Breast cancer is the most diagnosed cancer among American women. Breast cancer will affect about 1 in 8, or 13%, of women in the United States. In 2021, it is estimated that 281,550 new cases of breast cancer will be diagnosed along with an additional 49,290 new cases of DCIS (non-invasive breast cancer). Breast cancer is the second leading cause of death in women with 43,600 breast cancer deaths estimated to occur in 2021. The good news is fatality rates have been steadily decreasing since 2007 and continue to decrease in women over 50. This decrease is believed to be the result of advancements in treatment and increased early detection through screening.

In the United States, the most frequent age of breast cancer diagnosis is 61 years of age. However, not everybody’s risk for breast cancer is the same. For example, African American women appear to get breast cancer at an earlier age (around 50) and have a higher rate of aggressive breast cancers. Among women 45 years of age or younger, breast cancer is more frequently identified in African American women than Caucasian women. Unfortunately, African American women are also more likely to die of breast cancer. The reason for this is unclear, but likely due to a combination of social, economic and genetic factors. Regardless of race, each woman should understand her personal risk for developing breast cancer. This depends on may factors, but can include your personal history, family history for cancer and lifestyle choices. One of the most powerful indicators for risk of breast cancer is your family’s history of breast and ovarian cancer. Approximately 15% of breast cancer cases are associated with an inherited gene that increases your risk of breast cancer.


The purpose of breast cancer screening is to decrease breast cancer mortality and morbidity through early detection. The cornerstone of breast cancer screening is breast mammography by 3-D tomosynthesis. Presently, some controversies exist among professional associations about when to start and how often to screen. For example, National Comprehensive Cancer Network (NCCN) recommends starting age at 40 with a screening interval of once per year. Other associations, such as the US Preventative ServicesTask Force (USPSTF) suggest a starting age of 50 with a screening interval of every two years. However, screening between the ages of 40 and 49 should be individualized based on your risks and values. Women of African American descent – given the early age onset of breast cancer – should consider starting at 40 and continue annually.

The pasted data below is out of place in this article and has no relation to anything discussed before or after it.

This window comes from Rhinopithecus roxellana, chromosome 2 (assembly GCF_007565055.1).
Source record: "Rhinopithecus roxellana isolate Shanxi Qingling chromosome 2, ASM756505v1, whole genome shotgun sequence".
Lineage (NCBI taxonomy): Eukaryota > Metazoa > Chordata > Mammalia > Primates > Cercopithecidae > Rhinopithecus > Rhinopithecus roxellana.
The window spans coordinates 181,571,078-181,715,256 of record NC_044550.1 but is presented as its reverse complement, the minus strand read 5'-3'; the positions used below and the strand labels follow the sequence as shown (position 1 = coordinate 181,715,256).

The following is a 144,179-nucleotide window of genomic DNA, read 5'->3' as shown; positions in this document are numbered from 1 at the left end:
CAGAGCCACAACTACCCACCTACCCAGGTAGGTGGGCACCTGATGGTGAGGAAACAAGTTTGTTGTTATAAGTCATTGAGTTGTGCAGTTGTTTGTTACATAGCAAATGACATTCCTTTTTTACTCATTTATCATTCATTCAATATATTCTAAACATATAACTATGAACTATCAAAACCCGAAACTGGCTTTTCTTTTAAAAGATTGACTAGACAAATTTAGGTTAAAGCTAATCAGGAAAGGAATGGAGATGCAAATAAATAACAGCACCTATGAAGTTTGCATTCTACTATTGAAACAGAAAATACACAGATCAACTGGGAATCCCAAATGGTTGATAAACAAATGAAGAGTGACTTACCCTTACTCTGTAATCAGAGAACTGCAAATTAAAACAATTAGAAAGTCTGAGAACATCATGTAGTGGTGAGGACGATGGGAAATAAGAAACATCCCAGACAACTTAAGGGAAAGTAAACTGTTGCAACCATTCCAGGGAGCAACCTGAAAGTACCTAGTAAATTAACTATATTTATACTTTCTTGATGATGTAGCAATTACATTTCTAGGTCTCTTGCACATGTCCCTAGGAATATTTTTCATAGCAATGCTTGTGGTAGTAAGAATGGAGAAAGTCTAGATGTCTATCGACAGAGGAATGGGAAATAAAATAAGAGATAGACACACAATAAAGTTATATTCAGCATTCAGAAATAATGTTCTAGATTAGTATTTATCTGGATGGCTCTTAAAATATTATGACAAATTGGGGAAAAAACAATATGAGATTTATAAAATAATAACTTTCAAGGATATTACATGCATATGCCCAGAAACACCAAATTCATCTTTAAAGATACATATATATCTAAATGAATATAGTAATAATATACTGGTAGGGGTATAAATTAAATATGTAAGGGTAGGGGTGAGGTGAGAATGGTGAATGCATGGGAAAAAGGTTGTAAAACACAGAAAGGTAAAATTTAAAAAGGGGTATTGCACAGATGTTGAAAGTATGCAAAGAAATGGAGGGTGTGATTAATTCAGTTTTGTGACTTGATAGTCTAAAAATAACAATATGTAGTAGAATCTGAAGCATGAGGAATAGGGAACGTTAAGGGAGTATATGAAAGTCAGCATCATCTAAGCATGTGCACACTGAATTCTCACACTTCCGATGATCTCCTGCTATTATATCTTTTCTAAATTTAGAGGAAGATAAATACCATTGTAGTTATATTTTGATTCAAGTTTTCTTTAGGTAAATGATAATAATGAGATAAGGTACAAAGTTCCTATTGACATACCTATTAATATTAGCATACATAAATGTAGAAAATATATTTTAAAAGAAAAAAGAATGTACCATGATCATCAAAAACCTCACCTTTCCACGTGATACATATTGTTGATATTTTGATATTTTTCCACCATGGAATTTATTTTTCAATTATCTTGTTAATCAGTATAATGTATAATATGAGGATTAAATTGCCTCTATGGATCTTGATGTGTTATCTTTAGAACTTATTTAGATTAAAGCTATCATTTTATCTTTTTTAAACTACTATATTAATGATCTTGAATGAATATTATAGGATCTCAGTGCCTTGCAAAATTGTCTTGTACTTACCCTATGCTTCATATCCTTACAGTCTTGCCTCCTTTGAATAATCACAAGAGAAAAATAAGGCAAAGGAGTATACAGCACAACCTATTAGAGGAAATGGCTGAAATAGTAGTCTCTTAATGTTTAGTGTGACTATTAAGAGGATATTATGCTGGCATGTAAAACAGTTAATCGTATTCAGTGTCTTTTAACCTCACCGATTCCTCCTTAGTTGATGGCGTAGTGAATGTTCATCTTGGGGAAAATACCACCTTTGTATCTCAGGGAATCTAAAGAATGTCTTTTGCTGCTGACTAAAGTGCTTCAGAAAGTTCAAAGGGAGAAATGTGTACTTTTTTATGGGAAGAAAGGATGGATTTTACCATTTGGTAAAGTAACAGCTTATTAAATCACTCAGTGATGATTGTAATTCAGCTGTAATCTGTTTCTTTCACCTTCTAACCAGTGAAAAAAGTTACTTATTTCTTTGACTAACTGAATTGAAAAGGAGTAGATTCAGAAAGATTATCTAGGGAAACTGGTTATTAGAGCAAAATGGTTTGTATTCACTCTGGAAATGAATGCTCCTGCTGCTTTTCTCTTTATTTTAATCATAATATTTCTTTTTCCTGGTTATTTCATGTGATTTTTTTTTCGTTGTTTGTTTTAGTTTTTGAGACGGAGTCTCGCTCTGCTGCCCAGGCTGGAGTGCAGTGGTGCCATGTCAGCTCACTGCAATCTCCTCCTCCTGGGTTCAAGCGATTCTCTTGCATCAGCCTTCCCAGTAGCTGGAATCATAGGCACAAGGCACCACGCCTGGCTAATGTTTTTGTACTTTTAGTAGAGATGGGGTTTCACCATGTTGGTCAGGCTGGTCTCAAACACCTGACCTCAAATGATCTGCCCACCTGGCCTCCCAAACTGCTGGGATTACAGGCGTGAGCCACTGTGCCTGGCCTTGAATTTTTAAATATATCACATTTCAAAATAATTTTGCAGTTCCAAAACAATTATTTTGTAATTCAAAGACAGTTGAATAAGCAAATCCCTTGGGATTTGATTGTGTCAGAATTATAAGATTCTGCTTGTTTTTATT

The question remains: whose screening guidelines should you use? Remember, breast cancer mortality is reduced with mammography. Mammographic screening is a tradeoff of risks and benefits, and not all women have the same risk. These screening recommendations are for women of average risk. However, it becomes hard to define “average risk,” as 85% of breast cancer cases is occurs in women with no family history of breast cancer.

Today there are many tools to assess your personal risk for breast cancer. Risk assessment models, such as the Tyrer-Cuzick Model, have been designed to calculate your lifetime risk for developing breast cancer. This model takes into consideration factors such as personal, reproductive, and family history of breast cancer to calculate your lifetime risk (LTR). Women above 20% LTR are considered high risk. Consult with your healthcare provider to choose the most appropriate screening strategy based on your personal risks and values around the age of 30-35.